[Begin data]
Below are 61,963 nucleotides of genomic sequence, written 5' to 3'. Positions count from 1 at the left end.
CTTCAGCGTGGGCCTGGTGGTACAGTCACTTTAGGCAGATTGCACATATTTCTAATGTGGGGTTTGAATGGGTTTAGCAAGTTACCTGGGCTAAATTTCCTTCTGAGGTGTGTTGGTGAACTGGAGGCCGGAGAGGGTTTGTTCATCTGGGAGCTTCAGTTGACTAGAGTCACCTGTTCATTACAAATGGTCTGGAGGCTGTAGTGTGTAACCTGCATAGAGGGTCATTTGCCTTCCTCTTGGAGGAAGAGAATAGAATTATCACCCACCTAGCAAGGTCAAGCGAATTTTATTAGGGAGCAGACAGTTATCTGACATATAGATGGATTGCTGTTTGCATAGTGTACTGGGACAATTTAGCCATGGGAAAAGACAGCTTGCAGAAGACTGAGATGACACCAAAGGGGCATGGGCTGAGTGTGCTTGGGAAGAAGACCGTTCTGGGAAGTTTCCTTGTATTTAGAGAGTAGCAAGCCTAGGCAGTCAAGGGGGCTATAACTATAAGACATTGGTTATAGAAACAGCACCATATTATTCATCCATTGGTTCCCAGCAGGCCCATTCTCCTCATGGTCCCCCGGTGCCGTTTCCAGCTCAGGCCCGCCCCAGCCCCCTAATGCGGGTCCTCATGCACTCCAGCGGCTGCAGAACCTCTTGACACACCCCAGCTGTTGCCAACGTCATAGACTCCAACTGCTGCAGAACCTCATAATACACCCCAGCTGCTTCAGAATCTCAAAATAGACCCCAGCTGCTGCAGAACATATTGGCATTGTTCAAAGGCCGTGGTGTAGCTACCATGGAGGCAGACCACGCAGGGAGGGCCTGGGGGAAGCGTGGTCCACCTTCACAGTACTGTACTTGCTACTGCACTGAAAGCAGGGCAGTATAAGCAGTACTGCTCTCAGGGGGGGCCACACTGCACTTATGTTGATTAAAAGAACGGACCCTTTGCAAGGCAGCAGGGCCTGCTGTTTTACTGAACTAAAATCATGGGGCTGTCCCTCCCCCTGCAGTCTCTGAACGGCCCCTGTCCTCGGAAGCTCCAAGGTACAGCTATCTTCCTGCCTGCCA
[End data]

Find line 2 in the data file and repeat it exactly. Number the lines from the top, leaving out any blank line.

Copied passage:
CTTCAGCGTGGGCCTGGTGGTACAGTCACTTTAGGCAGATTGCACATATTTCTAATGTGGGGTTTGAATGGGTTTAGCAAGTTACCTGGGCTAAATTTCCTTCTGAGGTGTGTTGGTGAACTGGAGGCCGGAGAGGGTTTGTTCATCTGGGAGCTTCAGTTGACTAGAGTCACCTGTTCATTACAAATGGTCTGGAGGCTGTAGTGTGTAACCTGCATAGAGGGTCATTTGCCTTCCTCTTGGAGGAAGAGAATAGAATTATCACCCACCTAGCAAGGTCAAGCGAATTTTATTAGGGAGCAGACAGTTATCTGACATATAGATGGATTGCTGTTTGCATAGTGTACTGGGACAATTTAGCCATGGGAAAAGACAGCTTGCAGAAGACTGAGATGACACCAAAGGGGCATGGGCTGAGTGTGCTTGGGAAGAAGACCGTTCTGGGAAGTTTCCTTGTATTTAGAGAGTAGCAAGCCTAGGCAGTCAAGGGGGCTATAACTATAAGACATTGGTTATAGAAACAGCACCATATTATTCATCCATTGGTTCCCAGCAGGCCCATTCTCCTCATGGTCCCCCGGTGCCGTTTCCAGCTCAGGCCCGCCCCAGCCCCCTAATGCGGGTCCTCATGCACTCCAGCGGCTGCAGAACCTCTTGACACACCCCAGCTGTTGCCAACGTCATAGACTCCAACTGCTGCAGAACCTCATAATACACCCCAGCTGCTTCAGAATCTCAAAATAGACCCCAGCTGCTGCAGAACATATTGGCATTGTTCAAAGGCCGTGGTGTAGCTACCATGGAGGCAGACCACGCAGGGAGGGCCTGGGGGAAGCGTGGTCCACCTTCACAGTACTGTACTTGCTACTGCACTGAAAGCAGGGCAGTATAAGCAGTACTGCTCTCAGGGGGGGCCACACTGCACTTATGTTGATTAAAAGAACGGACCCTTTGCAAGGCAGCAGGGCCTGCTGTTTTACTGAACTAAAATCATGGGGCTGTCCCTCCCCCTGCAGTCTCTGAACGGCCCCTGTCCTCGGAAGCTCCAAGGTACAGCTATCTTCCTGCCTGCCA